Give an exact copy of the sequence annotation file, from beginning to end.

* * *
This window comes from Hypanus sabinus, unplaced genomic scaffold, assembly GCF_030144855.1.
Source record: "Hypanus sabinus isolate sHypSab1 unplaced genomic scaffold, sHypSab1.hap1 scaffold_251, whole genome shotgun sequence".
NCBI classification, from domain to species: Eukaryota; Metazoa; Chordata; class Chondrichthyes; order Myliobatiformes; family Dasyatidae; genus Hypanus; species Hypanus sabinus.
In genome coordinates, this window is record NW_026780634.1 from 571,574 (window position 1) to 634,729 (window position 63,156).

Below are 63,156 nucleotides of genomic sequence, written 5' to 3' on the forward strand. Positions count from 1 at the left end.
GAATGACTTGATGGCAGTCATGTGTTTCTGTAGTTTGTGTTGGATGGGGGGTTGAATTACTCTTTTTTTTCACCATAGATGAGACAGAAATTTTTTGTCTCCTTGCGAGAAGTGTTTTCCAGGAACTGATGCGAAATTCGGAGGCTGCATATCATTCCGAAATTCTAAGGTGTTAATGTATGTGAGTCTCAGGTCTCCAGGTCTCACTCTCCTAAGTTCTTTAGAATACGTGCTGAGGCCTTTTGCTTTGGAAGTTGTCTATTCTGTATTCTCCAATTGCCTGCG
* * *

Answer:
This window comes from Hypanus sabinus, unplaced genomic scaffold, assembly GCF_030144855.1.
Source record: "Hypanus sabinus isolate sHypSab1 unplaced genomic scaffold, sHypSab1.hap1 scaffold_251, whole genome shotgun sequence".
NCBI classification, from domain to species: Eukaryota; Metazoa; Chordata; class Chondrichthyes; order Myliobatiformes; family Dasyatidae; genus Hypanus; species Hypanus sabinus.
In genome coordinates, this window is record NW_026780634.1 from 571,574 (window position 1) to 634,729 (window position 63,156).

Below are 63,156 nucleotides of genomic sequence, written 5' to 3' on the forward strand. Positions count from 1 at the left end.
GAATGACTTGATGGCAGTCATGTGTTTCTGTAGTTTGTGTTGGATGGGGGGTTGAATTACTCTTTTTTTTCACCATAGATGAGACAGAAATTTTTTGTCTCCTTGCGAGAAGTGTTTTCCAGGAACTGATGCGAAATTCGGAGGCTGCATATCATTCCGAAATTCTAAGGTGTTAATGTATGTGAGTCTCAGGTCTCCAGGTCTCACTCTCCTAAGTTCTTTAGAATACGTGCTGAGGCCTTTTGCTTTGGAAGTTGTCTATTCTGTATTCTCCAATTGCCTGCG